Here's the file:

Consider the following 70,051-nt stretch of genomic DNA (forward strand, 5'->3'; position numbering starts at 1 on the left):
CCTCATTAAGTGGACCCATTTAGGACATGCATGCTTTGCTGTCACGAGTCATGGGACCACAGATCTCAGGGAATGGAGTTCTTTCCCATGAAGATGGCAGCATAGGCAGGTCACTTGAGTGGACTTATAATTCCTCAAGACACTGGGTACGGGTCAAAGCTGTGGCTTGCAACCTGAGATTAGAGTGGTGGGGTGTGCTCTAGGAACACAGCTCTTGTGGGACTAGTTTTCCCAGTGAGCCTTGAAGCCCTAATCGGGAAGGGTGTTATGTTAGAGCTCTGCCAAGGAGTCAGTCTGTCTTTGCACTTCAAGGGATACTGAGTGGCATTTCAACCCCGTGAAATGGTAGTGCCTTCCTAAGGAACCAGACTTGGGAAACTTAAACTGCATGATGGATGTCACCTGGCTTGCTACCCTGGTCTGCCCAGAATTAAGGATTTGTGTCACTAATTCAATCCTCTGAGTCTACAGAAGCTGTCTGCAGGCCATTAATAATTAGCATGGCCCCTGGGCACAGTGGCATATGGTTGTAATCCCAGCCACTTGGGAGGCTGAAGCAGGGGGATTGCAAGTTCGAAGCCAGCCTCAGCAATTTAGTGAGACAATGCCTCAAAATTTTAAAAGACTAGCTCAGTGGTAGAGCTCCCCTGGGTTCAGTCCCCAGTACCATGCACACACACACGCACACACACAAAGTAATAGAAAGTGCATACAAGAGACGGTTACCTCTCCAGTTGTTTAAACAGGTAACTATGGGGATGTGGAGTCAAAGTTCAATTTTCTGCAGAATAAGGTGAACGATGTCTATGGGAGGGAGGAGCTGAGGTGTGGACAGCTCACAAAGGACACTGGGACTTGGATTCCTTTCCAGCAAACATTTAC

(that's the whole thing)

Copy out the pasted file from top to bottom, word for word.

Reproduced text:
Consider the following 70,051-nt stretch of genomic DNA (forward strand, 5'->3'; position numbering starts at 1 on the left):
CCTCATTAAGTGGACCCATTTAGGACATGCATGCTTTGCTGTCACGAGTCATGGGACCACAGATCTCAGGGAATGGAGTTCTTTCCCATGAAGATGGCAGCATAGGCAGGTCACTTGAGTGGACTTATAATTCCTCAAGACACTGGGTACGGGTCAAAGCTGTGGCTTGCAACCTGAGATTAGAGTGGTGGGGTGTGCTCTAGGAACACAGCTCTTGTGGGACTAGTTTTCCCAGTGAGCCTTGAAGCCCTAATCGGGAAGGGTGTTATGTTAGAGCTCTGCCAAGGAGTCAGTCTGTCTTTGCACTTCAAGGGATACTGAGTGGCATTTCAACCCCGTGAAATGGTAGTGCCTTCCTAAGGAACCAGACTTGGGAAACTTAAACTGCATGATGGATGTCACCTGGCTTGCTACCCTGGTCTGCCCAGAATTAAGGATTTGTGTCACTAATTCAATCCTCTGAGTCTACAGAAGCTGTCTGCAGGCCATTAATAATTAGCATGGCCCCTGGGCACAGTGGCATATGGTTGTAATCCCAGCCACTTGGGAGGCTGAAGCAGGGGGATTGCAAGTTCGAAGCCAGCCTCAGCAATTTAGTGAGACAATGCCTCAAAATTTTAAAAGACTAGCTCAGTGGTAGAGCTCCCCTGGGTTCAGTCCCCAGTACCATGCACACACACACGCACACACACAAAGTAATAGAAAGTGCATACAAGAGACGGTTACCTCTCCAGTTGTTTAAACAGGTAACTATGGGGATGTGGAGTCAAAGTTCAATTTTCTGCAGAATAAGGTGAACGATGTCTATGGGAGGGAGGAGCTGAGGTGTGGACAGCTCACAAAGGACACTGGGACTTGGATTCCTTTCCAGCAAACATTTAC